Joined: May 2002
Here's the most recent one that I know of off hand:
PNAS, Vol. 99, Issue 7, 4448-4453, April 2, 2002
Origin of sphinx, a young chimeric RNA gene in Drosophila melanogaster
|Non-protein-coding RNA genes play an important role in various biological processes. How new RNA genes originated and whether this process is controlled by similar evolutionary mechanisms for the origin of protein-coding genes remains unclear. A young chimeric RNA gene that we term sphinx (spx) provides the first insight into the early stage of evolution of RNA genes. spx originated as an insertion of a retroposed sequence of the ATP synthase chain F gene at the cytological region 60DB since the divergence of Drosophila melanogaster from its sibling species 2-3 million years ago. This retrosequence, which is located at 102F on the fourth chromosome, recruited a nearby exon and intron, thereby evolving a chimeric gene structure. This molecular process suggests that the mechanism of exon shuffling, which can generate protein-coding genes, also plays a role in the origin of RNA genes. The subsequent evolutionary process of spx has been associated with a high nucleotide substitution rate, possibly driven by a continuous positive Darwinian selection for a novel function, as is shown in its sex- and development-specific alternative splicing. To test whether spx has adapted to different environments, we investigated its population genetic structure in the unique "Evolution Canyon" in Israel, revealing a similar haplotype structure in spx, and thus similar evolutionary forces operating on spx between environments.|
This is an RNA gene, and the role that RNAs play in terms of regulation is only now starting to be fully realized. RNA genes can probably evolve by retrotransposition easier than protein coding genes can, since the characteristic 5' truncation is less likely to have a major effect, and there is no worry about frameshifts. In the case of small RNAs, there should be no 5' truncation. (Retrogenes and processed pseudogenes are caused when a reverse transcriptase creates a cDNA from a mature mRNA (or other RNA). The reverse transcrpitase starts at the poly A tail and works its way 3'. However, if the mRNA is of decent size, it usually falls off before finishing, resulting in a cDNA that is truncated at the 5' end. This truncation, along with a degenerate poly A tail and flanking repeats, are smoking gun evidence of a retrogene or processed pseudogene. There's just no denying it, Johnson.) Furthermore, many small RNAs can act as anti-sense oligos, binding complemetary mRNA or DNA for regulation. These are easy to evolve, because they can be derived straight from the complemetary strand of the gene they regulate.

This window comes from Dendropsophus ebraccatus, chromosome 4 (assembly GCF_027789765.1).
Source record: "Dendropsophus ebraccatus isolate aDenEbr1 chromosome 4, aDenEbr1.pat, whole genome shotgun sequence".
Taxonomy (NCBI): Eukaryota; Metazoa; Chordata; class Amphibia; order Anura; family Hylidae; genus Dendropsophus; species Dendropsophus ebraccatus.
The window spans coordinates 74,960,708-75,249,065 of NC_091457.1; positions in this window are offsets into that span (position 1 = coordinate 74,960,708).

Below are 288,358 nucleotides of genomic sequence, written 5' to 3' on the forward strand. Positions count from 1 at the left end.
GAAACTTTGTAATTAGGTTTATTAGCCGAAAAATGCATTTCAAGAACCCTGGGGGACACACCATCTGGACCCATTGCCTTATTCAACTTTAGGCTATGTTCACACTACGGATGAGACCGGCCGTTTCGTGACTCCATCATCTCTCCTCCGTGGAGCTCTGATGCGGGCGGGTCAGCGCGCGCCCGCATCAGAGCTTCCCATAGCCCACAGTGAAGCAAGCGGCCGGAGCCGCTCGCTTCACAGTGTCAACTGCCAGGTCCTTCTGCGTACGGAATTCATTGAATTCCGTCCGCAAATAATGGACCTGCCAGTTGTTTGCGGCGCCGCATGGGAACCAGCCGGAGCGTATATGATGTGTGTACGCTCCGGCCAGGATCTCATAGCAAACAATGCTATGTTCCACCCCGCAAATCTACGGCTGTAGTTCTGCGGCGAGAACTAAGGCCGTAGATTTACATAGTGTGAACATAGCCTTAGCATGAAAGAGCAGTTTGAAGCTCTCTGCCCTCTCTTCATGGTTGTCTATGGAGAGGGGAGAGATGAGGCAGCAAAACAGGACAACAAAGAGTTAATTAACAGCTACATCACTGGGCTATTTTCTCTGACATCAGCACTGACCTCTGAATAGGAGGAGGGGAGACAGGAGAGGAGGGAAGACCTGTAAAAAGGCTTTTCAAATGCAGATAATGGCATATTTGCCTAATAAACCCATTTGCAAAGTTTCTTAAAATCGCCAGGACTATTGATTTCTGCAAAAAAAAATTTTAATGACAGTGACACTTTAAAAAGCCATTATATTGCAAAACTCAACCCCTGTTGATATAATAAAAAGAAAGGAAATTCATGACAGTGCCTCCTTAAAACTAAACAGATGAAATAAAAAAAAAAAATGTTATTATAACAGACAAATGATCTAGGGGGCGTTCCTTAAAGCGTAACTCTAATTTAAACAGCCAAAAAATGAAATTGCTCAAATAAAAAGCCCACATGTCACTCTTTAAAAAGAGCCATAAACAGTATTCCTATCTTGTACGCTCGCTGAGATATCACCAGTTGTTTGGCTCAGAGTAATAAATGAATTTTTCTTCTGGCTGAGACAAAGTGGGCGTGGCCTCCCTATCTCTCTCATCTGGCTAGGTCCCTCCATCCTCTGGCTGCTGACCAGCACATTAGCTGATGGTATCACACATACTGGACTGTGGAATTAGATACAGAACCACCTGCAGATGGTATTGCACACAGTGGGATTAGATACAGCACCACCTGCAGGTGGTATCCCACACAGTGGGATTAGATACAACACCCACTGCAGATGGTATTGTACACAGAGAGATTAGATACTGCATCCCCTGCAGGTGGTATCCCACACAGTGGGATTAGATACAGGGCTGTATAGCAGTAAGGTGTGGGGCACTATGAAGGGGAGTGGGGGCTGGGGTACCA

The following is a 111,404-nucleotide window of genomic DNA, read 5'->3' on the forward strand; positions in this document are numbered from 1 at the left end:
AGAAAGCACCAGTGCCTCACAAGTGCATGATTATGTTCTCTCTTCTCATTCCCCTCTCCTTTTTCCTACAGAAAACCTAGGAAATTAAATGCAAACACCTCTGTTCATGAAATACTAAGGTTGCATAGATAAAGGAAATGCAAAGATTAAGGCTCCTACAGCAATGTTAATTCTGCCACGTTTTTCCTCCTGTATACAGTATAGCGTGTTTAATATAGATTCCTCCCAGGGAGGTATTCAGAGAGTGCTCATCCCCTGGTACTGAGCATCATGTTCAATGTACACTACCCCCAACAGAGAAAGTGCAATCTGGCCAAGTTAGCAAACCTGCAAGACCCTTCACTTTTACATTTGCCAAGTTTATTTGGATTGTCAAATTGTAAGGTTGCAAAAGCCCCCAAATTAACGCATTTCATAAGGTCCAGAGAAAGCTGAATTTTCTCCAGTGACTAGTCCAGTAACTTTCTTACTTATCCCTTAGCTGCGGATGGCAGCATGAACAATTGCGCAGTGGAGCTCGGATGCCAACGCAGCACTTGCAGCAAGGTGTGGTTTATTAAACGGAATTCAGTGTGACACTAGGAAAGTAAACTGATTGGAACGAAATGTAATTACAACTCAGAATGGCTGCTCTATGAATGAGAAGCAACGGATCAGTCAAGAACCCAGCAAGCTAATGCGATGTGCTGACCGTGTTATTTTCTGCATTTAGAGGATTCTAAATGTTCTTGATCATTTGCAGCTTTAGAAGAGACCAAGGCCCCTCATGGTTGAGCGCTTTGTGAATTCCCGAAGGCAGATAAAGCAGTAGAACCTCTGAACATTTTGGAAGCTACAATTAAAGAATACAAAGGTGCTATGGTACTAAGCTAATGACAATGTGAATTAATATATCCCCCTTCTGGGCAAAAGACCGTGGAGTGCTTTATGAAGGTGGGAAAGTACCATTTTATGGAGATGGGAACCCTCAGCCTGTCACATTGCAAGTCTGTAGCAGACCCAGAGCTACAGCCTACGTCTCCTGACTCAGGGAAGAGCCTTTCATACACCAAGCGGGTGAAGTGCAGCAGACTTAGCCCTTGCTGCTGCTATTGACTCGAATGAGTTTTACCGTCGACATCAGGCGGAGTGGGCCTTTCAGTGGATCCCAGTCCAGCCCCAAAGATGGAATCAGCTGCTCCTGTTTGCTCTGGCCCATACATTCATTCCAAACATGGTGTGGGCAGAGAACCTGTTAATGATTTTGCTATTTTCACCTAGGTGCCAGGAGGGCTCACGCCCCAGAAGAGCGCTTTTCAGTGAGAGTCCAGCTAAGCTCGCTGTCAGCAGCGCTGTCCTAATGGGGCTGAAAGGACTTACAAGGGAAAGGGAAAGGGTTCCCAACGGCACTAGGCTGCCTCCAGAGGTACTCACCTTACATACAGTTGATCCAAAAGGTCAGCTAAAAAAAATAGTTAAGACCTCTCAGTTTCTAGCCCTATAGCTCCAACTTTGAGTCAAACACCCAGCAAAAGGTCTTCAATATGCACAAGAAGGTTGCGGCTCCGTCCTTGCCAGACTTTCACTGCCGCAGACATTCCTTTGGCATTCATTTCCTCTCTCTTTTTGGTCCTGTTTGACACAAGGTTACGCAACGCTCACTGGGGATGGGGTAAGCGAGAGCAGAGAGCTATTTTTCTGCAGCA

There is a furhter significance to this example in the fact that sphinx was derived from retrotransposition of an ATP synthase gene. But sphinx is not a protein coding gene as ATP synthase is, so the functionality of the sequence is not derived from the already adapted sequence of ATP synthase. Rather, this is more like a random sequence becoming functional, and is thus similar to the example of URF13 that Dembski sweats over in NFL (idea: let's apply Dembski's uniform probability to sphinx like he did with URF13 and see if it beats his universal probability bound. Better yet, let's multiply the probabilities of both).
On top of all of this, we have a (potential) transposition event too. So the origin of the gene goes something like this:
|Although the role of retroposition is well defined in the origin of this gene, it should be pointed out that this is an unusual retroposition process. An independent DNA transposon, S element, moved together in the process with the ATP synthase chain F gene. A consequence of this process leaves a partial S fragment attached to the ATP synthase element-derived region in spx. There are several hypothetical scenarios for the origin of this complex structure. The first hypothesis is that the retroposed sequence of ATP synthase gene might have been inserted first into the S element located in the current position of the chromosome. Then the chimeric gene structure evolved by using the sequence of degenerated S element as the recipient site for splicing of the newly created intron between the recruited exon and ATP synthase chain F derived exon. The second hypothesis is that the retrosequence might have landed first in the S element, located in another portion of the genome, before the S element carrying the retrosequence jumped into the current position and degenerated in the S element structure. The third hypothesis is that the portion of the S element, which was located upstream of spx, might have been cotranscribed with the ATP synthase chain F gene and retroposed. The observation that the short repeats flank both S element fragment and the ATP synthase derived portion of spx is consistent with the third hypothesis. |
Edited by theyeti on May 31 2002,00:22